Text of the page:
Notebooks for An Ethics

Notebooks for An Ethics

Book - 1992
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A major event in the history of twentieth-century thought, Notebooks for a Ethics is Jean-Paul Sartre's attempt to develop an ethics consistent with the profound individualism of his existential philosophy.

In the famous conclusion to Being and Nothingness, Sartre announced that he would devote his next philosophical work to moral problems. Although he worked on this project in the late 1940s, Sartre never completed it to his satisfaction, and it remained unpublished until after his death in 1980. Presented here for the first time in English, the Notebooks reveal Sartre at his most productive, crafting a masterpiece of philosophical reflection that can easily stand alongside his other great works.

Sartre grapples anew here with such central issues as "authenticity" and the relation of alienation and freedom to moral values. Exploring fundamental modes of relating to the Other—among them violence, entreaty, demand, appeal, refusal, and revolt—he articulates the necessary transition from individualism to historical consciousness. This work thus forms an important bridge between the early existentialist Sartre and the later Marxist social thinker of the Critique of Dialectical Reason. The Notebooks themselves are complemented here by two additional essays, one on "the good and subjectivity," the other on the oppression of blacks in the United States.

With publication of David Pellauer's lucid translation, English-speaking readers will be able to appreciate this important contribution to moral philosophy and the history of ethics.

Jean-Paul Sartre (1906-1980) was offered, but declined, the Nobel Prize for literature in 1964. His many works of fiction, drama, and philosophy include the monumental study of Flaubert, The Family Idiot, and The Freud Scenario, both published in translation by the University of Chicago Press.


Blackwell North Amer
In the famous conclusion to Being and Nothingness, Jean-Paul Sartre announced that he would devote his next philosophical work to moral problems. Although he worked on this project in the late 1940s, Sartre never completed it to his satisfaction, and it remained unpublished until after his death in 1980. Presented here for the first time in English, Notebooks for an Ethics is Sartre's attempt to articulate a moral philosophy. In the Notebooks he addresses any number of themes and topics relevant to an effort to formulate a concrete and revolutionary socialist ethics, among them the differences between force and violence, the relationship of means and ends, and the relationship of oppression and alienation. Most important, he tries to show that there can be an authentic mutual recognition among free individuals where no one steals another's freedom.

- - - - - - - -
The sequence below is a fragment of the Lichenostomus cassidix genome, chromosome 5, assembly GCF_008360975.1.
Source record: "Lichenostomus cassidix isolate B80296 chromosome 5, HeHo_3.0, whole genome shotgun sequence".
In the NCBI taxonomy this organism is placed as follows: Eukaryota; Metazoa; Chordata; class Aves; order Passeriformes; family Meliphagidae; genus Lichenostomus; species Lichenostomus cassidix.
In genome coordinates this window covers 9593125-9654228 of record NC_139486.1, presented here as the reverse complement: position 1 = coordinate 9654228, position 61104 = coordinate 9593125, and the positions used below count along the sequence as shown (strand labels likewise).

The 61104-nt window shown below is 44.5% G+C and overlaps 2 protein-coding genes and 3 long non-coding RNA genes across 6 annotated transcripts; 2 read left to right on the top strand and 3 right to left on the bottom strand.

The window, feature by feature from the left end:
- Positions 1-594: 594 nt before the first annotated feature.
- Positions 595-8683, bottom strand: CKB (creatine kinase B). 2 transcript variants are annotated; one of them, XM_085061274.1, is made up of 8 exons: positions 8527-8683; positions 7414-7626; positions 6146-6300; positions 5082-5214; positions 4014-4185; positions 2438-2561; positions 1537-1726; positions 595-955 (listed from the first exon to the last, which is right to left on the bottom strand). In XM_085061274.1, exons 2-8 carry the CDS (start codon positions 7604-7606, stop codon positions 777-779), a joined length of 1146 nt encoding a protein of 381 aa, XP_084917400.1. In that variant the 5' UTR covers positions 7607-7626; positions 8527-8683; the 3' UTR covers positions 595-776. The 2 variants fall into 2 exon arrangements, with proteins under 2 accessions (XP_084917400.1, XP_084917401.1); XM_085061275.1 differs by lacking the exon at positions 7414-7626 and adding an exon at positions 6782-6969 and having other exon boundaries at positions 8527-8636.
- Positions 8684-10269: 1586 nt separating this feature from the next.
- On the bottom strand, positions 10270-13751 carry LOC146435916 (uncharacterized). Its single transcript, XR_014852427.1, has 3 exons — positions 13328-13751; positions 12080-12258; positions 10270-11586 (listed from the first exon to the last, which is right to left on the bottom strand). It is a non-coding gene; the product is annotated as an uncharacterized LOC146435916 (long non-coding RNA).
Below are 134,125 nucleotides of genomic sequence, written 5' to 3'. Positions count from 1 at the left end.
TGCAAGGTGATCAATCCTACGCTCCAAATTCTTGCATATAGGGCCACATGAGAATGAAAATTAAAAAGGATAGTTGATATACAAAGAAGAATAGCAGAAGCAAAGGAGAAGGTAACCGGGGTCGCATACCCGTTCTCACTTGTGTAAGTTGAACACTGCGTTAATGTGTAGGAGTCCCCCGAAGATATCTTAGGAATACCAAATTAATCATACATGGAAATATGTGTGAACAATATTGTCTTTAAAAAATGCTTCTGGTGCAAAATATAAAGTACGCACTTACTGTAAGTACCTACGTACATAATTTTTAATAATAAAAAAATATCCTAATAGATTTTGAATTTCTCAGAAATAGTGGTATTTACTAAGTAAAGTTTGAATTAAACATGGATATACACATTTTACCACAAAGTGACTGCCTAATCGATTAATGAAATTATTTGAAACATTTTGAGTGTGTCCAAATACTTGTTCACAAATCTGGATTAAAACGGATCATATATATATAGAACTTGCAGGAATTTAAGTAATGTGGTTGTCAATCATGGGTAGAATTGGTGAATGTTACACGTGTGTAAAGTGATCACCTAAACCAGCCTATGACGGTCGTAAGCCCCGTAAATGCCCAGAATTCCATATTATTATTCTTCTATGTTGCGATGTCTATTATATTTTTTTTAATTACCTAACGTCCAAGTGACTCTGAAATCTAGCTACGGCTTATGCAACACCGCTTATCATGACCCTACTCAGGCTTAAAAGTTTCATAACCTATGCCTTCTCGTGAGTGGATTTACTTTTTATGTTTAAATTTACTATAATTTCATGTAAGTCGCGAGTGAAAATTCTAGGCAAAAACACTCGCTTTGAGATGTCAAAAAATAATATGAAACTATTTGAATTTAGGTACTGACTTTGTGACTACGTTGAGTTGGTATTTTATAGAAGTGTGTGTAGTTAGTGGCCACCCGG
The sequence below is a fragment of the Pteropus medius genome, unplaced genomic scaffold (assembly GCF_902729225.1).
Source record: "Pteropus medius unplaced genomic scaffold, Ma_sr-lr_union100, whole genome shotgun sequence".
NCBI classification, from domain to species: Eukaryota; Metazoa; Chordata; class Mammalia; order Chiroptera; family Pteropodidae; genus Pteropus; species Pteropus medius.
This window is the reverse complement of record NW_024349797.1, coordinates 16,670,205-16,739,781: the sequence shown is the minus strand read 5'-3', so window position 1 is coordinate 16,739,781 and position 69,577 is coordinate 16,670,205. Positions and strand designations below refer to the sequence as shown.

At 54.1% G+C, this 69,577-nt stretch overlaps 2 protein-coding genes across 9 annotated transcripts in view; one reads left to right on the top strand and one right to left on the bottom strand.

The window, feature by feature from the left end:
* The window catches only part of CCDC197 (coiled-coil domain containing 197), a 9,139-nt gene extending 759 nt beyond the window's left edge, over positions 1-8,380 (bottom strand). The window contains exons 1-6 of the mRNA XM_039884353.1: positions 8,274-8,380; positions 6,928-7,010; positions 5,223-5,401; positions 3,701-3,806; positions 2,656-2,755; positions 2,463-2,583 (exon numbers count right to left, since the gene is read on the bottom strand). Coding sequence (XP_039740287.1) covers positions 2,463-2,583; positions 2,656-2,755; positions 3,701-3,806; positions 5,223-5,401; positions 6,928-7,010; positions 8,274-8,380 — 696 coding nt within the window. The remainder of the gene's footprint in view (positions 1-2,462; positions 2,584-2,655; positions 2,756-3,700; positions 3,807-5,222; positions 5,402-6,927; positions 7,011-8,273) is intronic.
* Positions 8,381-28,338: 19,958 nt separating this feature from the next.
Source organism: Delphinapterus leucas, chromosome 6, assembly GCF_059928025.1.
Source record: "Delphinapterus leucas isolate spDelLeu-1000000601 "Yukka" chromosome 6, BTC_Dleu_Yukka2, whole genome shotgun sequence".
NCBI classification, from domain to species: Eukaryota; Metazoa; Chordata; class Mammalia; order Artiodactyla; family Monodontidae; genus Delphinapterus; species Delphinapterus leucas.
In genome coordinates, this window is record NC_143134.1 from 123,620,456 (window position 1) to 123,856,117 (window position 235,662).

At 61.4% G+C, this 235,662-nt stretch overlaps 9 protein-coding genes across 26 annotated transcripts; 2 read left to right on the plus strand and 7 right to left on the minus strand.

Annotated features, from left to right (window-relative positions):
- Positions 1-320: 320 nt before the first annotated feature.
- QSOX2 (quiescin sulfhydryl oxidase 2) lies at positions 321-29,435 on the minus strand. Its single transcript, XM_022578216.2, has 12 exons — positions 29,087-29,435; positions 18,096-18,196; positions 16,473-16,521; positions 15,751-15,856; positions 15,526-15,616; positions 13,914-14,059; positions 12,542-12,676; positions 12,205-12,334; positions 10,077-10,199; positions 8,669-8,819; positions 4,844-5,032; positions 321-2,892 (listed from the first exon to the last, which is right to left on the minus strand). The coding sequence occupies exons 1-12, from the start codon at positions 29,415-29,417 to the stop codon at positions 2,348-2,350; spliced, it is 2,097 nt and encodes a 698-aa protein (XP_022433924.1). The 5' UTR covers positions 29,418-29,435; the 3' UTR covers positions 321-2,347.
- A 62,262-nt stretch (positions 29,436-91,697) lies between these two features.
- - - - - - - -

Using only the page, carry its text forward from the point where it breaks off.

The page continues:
While remaining committed to the basic principles of Being and Nothingness, Sartre here seeks to locate the foundation for action in history and society. The Notebooks thus form an important bridge between the early existentialist Sartre and the later Marxist social thinker of the Critique of Dialectical Reason. Sartre grapples anew with such central issues as "authenticity" and the relation of alienation and freedom to moral values. In dealing with fundamental modes of relating to the Other, among them violence, entreaty, demand, appeal, refusal, and revolt, he highlights the notions of conversion and creation as they figure in the necessary transition from individualism to historical consciousness. The Notebooks themselves are complemented here by two appendixes, one on "the good and subjectivity," the other on the problem of blacks in the United States as a case study of oppression.

Univ of Chicago Div of the
A major event in the history of twentieth-century thought, Notebooks for a Ethics is Jean-Paul Sartre's attempt to develop an ethics consistent with the profound individualism of his existential philosophy.

In the famous conclusion to Being and Nothingness, Sartre announced that he would devote his next philosophical work to moral problems. Although he worked on this project in the late 1940s, Sartre never completed it to his satisfaction, and it remained unpublished until after his death in 1980. Presented here for the first time in English, the Notebooks reveal Sartre at his most productive, crafting a masterpiece of philosophical reflection that can easily stand alongside his other great works.

Sartre grapples anew here with such central issues as "authenticity" and the relation of alienation and freedom to moral values. Exploring fundamental modes of relating to the Other--among them violence, entreaty, demand, appeal, refusal, and revolt--he articulates the necessary transition from individualism to historical consciousness. This work thus forms an important bridge between the early existentialist Sartre and the later Marxist social thinker of the Critique of Dialectical Reason. The Notebooks themselves are complemented here by two additional essays, one on "the good and subjectivity," the other on the oppression of blacks in the United States.

With publication of David Pellauer's lucid translation, English-speaking readers will be able to appreciate this important contribution to moral philosophy and the history of ethics.

Jean-Paul Sartre (1906-1980) was offered, but declined, the Nobel Prize for literature in 1964. His many works of fiction, drama, and philosophy include the monumental study of Flaubert, The Family Idiot, and The Freud Scenario, both published in translation by the University of Chicago Press.




Publisher: Chicago : University of Chicago Press, 1992
ISBN: 9780226735115
0226735117
Branch Call Number: 170 SARTR
Characteristics: xxiv, 583 pages ; 25 cm
Notes: Translation of: Cahiers pour une morale

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